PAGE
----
Friday, December 30, 2016

What is the Cyclically Adjusted Price-Earnings Ratio Telling Us About Stock Market Valuations?

In this, my last posting of 2016, I want to examine the story of the year, the rather miraculous performance of the U.S. stock market, particularly since Donald Trump's surprise win in November.  

Here is a chart showing the one year performance of the Dow Jones Industrial Average:

During the first two months of 2016, Dow fell from its 2016 opening level of 17,405 to a low of 15,460 on February 11.  It rose to its 2016 high (and all-time high) of 19,987 on December 20, an increase of 14.8 percent from its 2016 opening level.  It has retreated to its closing level of 19,762 on December 30, however, the index still shows a year-over-year gain of 13.5 percent.  Since corporate earnings are a key part of stock growth, by way of comparison, here is what happened to growth in after-tax corporate profits on a year-over-year basis since the beginning of the Great Recession:  

Profits in the third quarter of 2016 grew by 4.3 percent on a year-over-year basis, the strongest growth rate since the third quarter of 2014.

Since I haven't visited Robert Schiller's CAPE or Cyclically Adjusted Price-Earnings Ratio also known as the P/E 10 Ratio since August, I thought it was time to take another look at what this indicator suggests about the current level of the stock market.  The CAPE Ratio is defined as follows:

"...the price of stocks (or the stock market as a whole) divided by the moving average of ten years of earnings adjusted for inflation."

Higher than average CAPE Ratios suggest that there will be lower than average long-term annual returns and lower than average CAPE Ratios suggest that there will be higher than average long-term annual returns on stocks.

Here is a line graph showing how the CAPE Ratio has varied on a monthly basis since 1881:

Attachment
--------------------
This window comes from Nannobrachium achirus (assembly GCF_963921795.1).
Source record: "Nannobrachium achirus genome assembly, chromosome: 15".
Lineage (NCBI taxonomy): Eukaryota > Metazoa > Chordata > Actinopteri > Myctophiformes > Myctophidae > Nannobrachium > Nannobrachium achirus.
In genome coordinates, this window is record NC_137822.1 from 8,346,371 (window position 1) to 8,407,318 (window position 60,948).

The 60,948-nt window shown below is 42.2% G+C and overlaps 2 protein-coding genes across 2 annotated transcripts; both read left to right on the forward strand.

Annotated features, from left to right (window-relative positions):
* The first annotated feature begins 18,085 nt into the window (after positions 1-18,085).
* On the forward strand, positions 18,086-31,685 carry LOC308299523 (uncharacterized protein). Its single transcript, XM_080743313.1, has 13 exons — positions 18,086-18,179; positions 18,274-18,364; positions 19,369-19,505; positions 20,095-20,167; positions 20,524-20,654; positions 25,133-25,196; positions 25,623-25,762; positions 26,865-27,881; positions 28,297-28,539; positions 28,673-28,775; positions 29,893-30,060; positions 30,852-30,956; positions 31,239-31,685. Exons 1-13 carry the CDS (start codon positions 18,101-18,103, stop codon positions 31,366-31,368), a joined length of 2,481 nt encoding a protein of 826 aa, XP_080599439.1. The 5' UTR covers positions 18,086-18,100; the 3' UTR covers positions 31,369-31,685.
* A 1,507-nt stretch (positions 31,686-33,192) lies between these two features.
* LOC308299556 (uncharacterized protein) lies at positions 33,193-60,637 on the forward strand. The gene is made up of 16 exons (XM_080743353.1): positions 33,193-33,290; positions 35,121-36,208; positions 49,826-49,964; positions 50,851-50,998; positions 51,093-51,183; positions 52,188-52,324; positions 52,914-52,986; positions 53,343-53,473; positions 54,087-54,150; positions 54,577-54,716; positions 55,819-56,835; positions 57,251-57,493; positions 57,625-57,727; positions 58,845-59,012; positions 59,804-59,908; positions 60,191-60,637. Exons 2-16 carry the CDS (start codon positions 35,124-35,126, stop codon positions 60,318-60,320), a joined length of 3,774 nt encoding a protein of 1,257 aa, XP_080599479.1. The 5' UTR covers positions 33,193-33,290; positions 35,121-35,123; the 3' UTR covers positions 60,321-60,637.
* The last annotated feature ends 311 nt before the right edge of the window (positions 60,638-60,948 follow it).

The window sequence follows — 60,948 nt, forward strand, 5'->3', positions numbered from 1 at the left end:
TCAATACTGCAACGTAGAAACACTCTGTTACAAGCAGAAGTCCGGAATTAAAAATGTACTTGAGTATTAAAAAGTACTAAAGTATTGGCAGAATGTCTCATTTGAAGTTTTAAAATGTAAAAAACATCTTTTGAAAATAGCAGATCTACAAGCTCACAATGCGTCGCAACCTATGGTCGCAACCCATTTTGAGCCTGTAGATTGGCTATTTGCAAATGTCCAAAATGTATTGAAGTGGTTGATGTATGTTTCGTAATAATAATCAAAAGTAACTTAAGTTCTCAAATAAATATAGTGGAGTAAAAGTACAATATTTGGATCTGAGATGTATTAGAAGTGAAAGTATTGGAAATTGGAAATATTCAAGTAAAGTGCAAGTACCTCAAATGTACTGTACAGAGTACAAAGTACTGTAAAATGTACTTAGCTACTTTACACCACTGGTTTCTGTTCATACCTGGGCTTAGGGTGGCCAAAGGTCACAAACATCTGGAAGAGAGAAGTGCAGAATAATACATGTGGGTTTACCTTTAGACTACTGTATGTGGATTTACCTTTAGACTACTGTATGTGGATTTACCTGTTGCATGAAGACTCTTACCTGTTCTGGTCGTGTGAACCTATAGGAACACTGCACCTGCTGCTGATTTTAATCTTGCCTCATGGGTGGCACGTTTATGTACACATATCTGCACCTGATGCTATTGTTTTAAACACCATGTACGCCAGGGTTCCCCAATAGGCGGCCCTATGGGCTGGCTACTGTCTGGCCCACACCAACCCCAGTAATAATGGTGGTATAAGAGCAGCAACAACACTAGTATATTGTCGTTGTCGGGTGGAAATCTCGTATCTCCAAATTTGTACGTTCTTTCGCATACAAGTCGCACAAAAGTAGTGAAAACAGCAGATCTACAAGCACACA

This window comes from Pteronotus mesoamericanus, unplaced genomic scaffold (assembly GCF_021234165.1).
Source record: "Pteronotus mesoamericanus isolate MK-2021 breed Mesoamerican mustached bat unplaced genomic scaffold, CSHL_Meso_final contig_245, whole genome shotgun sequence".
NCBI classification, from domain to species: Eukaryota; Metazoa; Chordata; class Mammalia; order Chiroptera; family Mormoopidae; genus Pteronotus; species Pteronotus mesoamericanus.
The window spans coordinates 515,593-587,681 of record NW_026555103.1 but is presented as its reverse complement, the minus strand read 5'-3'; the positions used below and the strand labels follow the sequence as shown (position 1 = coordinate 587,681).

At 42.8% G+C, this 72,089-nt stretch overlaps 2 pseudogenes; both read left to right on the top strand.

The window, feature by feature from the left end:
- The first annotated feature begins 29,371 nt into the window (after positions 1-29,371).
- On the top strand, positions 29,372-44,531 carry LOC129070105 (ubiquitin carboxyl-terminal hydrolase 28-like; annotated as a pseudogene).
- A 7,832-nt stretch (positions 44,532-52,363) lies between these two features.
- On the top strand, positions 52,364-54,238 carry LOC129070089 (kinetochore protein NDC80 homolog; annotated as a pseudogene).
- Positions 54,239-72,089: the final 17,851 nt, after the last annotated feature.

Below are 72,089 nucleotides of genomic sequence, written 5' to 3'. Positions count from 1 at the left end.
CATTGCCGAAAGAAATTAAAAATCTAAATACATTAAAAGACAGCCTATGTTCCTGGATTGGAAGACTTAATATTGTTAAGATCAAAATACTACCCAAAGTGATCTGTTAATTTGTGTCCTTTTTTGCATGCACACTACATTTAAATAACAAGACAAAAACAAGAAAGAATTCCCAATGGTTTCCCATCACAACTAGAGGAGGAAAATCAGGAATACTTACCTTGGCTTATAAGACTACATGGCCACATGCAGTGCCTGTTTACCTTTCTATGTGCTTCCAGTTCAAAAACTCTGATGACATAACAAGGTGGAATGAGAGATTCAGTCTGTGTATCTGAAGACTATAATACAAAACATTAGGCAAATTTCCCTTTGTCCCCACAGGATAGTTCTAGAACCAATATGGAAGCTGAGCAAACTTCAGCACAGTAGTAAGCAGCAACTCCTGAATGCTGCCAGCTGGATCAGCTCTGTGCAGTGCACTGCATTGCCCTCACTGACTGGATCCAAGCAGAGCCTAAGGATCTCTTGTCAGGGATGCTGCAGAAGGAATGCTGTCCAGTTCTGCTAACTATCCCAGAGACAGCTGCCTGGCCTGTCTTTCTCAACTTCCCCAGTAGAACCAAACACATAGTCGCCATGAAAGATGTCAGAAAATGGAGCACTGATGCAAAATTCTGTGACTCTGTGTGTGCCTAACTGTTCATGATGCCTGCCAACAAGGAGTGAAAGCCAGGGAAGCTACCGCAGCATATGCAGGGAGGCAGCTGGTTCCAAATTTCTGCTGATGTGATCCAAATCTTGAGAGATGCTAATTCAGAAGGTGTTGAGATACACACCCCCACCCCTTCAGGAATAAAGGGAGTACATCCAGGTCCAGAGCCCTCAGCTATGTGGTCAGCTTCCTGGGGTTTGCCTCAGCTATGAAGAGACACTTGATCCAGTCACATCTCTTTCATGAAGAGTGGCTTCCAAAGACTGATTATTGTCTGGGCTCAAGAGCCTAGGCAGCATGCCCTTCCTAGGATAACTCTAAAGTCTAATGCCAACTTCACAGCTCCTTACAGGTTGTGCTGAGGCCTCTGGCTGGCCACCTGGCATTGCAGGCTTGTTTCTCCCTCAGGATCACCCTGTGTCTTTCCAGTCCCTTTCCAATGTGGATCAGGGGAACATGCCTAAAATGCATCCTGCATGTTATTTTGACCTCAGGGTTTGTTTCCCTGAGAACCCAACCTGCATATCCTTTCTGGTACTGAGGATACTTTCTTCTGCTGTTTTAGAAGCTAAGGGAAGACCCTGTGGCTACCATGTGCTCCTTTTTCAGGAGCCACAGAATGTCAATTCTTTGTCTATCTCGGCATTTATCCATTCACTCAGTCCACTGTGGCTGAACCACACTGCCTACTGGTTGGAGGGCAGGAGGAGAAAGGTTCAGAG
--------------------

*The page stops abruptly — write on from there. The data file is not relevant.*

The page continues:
There are 1631 data points in Dr. Schiller's analysis which provide us with an average CAPE Ratio of 16.63 over the 135 year period keeping in mind that this includes the extremely anomalous CAPE Ratios that resulted from the tech sector bubble in the early 2000s.

Let's focus on the period of time since the Great Recession began at the end of 2007:

As you can see, the CAPE Ratio fell to a low of 13.32 in March 2009, the lowest level since March 1986 when the CAPE Ratio stood at 13.19.  Over the past six and three-quarters years, the CAPE Ratio has risen to its current level of 28.26 in mid-December 2016, an increase of 112.2 percent.  That said, the current CAPE Ratio is very high compared to the long-term average, in fact, at 28.26, it is 69.9 percent above its 135 year average as noted above.  

The current level of the CAPE Ratio suggests that the stock market is significantly overvalued, unfortunately, the CAPE Ratio does not telegraph when the stock market will return to normal valuations.  My suspicion is that the flight out of the bond markets have led investors into equities and that only time will tell when sanity returns and market valuations better reflect the reality of stagnant profit growth. 

1 comment:

  1. In the case of the CAPE, it’s the average of the last 10 years earnings adjusted by inflation. The point of the CAPE is to adjust for an entire stock market cycle. In most cases 10 years would capture a complete cycle. It’s really just a way to normalize the data. It is not intended to predict market crashes although by definition market corrections happen when markets are overvalued. The direct providers of financial services are often impacted by the CAPE.